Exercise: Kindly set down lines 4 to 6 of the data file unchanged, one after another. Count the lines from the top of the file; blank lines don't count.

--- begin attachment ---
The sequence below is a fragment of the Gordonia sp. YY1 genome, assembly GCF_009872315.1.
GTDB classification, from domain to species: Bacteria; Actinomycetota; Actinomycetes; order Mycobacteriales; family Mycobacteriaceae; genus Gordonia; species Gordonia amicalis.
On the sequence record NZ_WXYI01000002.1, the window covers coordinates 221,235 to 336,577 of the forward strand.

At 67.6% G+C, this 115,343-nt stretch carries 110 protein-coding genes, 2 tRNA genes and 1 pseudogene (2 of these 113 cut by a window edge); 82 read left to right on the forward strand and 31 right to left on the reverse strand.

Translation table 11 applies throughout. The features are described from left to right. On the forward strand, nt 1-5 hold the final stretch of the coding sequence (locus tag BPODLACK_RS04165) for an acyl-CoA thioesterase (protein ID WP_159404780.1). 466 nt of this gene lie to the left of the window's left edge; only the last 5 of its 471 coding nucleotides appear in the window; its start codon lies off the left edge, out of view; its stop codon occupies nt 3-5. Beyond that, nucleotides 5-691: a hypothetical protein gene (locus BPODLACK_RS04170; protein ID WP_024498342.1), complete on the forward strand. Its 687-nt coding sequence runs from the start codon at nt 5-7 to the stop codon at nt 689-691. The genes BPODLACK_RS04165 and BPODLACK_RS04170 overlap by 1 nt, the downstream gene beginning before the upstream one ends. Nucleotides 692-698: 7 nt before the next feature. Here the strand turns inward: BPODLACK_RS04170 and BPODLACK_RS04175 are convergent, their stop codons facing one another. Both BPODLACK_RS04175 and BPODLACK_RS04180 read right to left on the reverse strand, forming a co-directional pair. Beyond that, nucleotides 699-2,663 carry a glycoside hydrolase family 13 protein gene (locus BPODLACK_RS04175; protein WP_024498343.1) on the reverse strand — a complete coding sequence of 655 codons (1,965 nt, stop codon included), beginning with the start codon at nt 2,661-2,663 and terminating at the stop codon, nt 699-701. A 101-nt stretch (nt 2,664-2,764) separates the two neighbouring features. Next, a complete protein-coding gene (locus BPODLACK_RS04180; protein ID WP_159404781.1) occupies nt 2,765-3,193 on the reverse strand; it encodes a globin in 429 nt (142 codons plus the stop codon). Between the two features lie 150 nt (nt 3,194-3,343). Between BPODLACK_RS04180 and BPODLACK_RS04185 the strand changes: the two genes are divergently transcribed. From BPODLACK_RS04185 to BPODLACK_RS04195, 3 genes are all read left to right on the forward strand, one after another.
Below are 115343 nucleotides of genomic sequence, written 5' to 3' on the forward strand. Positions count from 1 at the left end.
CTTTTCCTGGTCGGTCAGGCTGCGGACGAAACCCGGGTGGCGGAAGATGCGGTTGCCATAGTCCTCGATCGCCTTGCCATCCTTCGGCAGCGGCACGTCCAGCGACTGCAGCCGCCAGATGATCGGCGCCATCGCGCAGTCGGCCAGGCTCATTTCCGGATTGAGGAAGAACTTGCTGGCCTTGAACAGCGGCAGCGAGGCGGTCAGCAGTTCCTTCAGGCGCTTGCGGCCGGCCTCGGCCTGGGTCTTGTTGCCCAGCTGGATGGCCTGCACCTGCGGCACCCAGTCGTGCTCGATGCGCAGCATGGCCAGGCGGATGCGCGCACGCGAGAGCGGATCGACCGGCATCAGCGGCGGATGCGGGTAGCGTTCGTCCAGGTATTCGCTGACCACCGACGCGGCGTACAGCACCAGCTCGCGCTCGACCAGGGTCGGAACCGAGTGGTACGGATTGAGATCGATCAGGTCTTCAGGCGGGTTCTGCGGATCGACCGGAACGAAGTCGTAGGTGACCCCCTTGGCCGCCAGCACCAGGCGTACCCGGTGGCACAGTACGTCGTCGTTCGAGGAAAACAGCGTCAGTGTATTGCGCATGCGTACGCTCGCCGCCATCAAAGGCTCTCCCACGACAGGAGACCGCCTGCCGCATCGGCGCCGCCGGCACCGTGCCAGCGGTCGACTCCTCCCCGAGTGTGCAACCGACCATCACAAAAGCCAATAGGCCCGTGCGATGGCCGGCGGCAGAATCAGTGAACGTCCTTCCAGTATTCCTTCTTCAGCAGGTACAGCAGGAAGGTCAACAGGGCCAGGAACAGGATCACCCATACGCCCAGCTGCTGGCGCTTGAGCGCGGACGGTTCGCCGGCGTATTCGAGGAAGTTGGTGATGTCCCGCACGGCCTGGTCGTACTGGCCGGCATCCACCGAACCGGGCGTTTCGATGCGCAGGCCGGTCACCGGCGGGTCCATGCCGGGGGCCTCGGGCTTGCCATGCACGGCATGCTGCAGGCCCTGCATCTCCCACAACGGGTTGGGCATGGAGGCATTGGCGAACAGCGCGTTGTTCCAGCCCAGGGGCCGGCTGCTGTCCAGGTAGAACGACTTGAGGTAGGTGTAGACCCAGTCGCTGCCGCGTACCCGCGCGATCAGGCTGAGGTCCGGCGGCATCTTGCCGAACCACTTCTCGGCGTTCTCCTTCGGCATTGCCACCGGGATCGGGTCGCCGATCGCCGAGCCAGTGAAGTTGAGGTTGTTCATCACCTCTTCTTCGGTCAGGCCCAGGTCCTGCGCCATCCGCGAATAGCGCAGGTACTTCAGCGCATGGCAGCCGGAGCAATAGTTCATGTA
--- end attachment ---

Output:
At 67.6% G+C, this 115,343-nt stretch carries 110 protein-coding genes, 2 tRNA genes and 1 pseudogene (2 of these 113 cut by a window edge); 82 read left to right on the forward strand and 31 right to left on the reverse strand.

Translation table 11 applies throughout. The features are described from left to right. On the forward strand, nt 1-5 hold the final stretch of the coding sequence (locus tag BPODLACK_RS04165) for an acyl-CoA thioesterase (protein ID WP_159404780.1). 466 nt of this gene lie to the left of the window's left edge; only the last 5 of its 471 coding nucleotides appear in the window; its start codon lies off the left edge, out of view; its stop codon occupies nt 3-5. Beyond that, nucleotides 5-691: a hypothetical protein gene (locus BPODLACK_RS04170; protein ID WP_024498342.1), complete on the forward strand. Its 687-nt coding sequence runs from the start codon at nt 5-7 to the stop codon at nt 689-691. The genes BPODLACK_RS04165 and BPODLACK_RS04170 overlap by 1 nt, the downstream gene beginning before the upstream one ends. Nucleotides 692-698: 7 nt before the next feature. Here the strand turns inward: BPODLACK_RS04170 and BPODLACK_RS04175 are convergent, their stop codons facing one another. Both BPODLACK_RS04175 and BPODLACK_RS04180 read right to left on the reverse strand, forming a co-directional pair. Beyond that, nucleotides 699-2,663 carry a glycoside hydrolase family 13 protein gene (locus BPODLACK_RS04175; protein WP_024498343.1) on the reverse strand — a complete coding sequence of 655 codons (1,965 nt, stop codon included), beginning with the start codon at nt 2,661-2,663 and terminating at the stop codon, nt 699-701. A 101-nt stretch (nt 2,664-2,764) separates the two neighbouring features. Next, a complete protein-coding gene (locus BPODLACK_RS04180; protein ID WP_159404781.1) occupies nt 2,765-3,193 on the reverse strand; it encodes a globin in 429 nt (142 codons plus the stop codon). Between the two features lie 150 nt (nt 3,194-3,343). Between BPODLACK_RS04180 and BPODLACK_RS04185 the strand changes: the two genes are divergently transcribed. From BPODLACK_RS04185 to BPODLACK_RS04195, 3 genes are all read left to right on the forward strand, one after another.
Below are 115343 nucleotides of genomic sequence, written 5' to 3' on the forward strand. Positions count from 1 at the left end.